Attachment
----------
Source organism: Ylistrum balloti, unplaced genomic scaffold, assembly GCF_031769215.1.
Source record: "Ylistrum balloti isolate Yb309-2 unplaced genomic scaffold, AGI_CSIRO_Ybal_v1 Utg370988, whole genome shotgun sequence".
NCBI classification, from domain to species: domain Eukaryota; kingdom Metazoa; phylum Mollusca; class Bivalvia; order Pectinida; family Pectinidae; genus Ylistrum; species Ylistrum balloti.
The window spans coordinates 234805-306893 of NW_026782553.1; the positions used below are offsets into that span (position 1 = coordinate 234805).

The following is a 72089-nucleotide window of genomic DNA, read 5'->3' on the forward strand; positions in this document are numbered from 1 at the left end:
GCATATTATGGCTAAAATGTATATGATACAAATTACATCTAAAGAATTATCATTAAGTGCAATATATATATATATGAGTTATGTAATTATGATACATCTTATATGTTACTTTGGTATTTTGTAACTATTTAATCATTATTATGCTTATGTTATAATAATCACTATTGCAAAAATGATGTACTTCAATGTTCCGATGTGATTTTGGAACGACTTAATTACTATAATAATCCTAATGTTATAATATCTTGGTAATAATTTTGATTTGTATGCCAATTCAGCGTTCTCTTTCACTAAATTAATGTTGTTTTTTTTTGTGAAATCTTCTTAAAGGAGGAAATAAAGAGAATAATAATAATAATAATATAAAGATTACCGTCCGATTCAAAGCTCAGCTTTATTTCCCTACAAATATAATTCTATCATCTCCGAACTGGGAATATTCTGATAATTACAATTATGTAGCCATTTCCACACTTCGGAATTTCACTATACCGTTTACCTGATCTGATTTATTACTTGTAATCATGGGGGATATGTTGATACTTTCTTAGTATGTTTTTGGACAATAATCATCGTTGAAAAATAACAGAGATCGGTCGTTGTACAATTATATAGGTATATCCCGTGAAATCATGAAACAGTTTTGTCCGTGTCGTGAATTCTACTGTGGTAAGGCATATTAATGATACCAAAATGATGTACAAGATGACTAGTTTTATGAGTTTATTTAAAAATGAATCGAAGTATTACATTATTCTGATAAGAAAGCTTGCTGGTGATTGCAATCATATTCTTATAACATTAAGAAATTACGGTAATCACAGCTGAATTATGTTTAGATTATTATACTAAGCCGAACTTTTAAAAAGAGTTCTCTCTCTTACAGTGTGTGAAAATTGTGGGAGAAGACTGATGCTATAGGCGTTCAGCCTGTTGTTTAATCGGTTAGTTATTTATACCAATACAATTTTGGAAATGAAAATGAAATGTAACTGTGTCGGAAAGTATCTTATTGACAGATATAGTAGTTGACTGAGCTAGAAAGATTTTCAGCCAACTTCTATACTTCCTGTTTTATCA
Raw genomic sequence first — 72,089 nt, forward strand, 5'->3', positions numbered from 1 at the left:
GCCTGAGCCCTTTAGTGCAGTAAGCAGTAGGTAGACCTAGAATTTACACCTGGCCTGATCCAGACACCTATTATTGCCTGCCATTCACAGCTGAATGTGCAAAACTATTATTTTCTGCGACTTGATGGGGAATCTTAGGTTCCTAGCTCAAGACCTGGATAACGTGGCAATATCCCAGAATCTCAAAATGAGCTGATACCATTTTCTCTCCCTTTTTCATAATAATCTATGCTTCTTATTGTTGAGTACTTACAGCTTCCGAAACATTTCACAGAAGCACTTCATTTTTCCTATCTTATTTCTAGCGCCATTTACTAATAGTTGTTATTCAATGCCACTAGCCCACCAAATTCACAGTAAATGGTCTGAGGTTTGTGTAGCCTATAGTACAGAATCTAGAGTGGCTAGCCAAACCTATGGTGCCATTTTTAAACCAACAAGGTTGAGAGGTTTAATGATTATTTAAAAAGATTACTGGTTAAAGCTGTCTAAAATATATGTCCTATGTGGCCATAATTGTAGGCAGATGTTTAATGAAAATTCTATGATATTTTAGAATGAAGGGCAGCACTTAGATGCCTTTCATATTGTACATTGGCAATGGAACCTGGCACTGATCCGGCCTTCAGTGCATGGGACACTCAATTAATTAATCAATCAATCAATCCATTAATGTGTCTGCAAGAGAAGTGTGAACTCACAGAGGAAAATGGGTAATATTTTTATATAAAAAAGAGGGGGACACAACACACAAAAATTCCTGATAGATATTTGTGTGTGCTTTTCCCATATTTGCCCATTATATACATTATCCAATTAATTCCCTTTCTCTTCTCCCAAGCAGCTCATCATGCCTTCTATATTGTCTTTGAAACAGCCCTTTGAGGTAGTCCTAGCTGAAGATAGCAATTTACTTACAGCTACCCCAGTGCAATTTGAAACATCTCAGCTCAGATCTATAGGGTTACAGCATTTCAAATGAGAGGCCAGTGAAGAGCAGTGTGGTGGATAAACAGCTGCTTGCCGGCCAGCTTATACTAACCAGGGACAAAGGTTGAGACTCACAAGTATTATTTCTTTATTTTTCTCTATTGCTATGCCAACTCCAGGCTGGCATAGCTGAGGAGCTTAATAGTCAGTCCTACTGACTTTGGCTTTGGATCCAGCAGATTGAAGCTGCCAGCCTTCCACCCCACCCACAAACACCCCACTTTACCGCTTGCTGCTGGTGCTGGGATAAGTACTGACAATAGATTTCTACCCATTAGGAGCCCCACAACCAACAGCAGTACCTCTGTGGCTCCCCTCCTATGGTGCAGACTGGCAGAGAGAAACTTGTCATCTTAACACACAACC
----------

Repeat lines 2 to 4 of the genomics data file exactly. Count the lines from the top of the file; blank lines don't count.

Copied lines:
Source record: "Ylistrum balloti isolate Yb309-2 unplaced genomic scaffold, AGI_CSIRO_Ybal_v1 Utg370988, whole genome shotgun sequence".
NCBI classification, from domain to species: domain Eukaryota; kingdom Metazoa; phylum Mollusca; class Bivalvia; order Pectinida; family Pectinidae; genus Ylistrum; species Ylistrum balloti.
The window spans coordinates 234805-306893 of NW_026782553.1; the positions used below are offsets into that span (position 1 = coordinate 234805).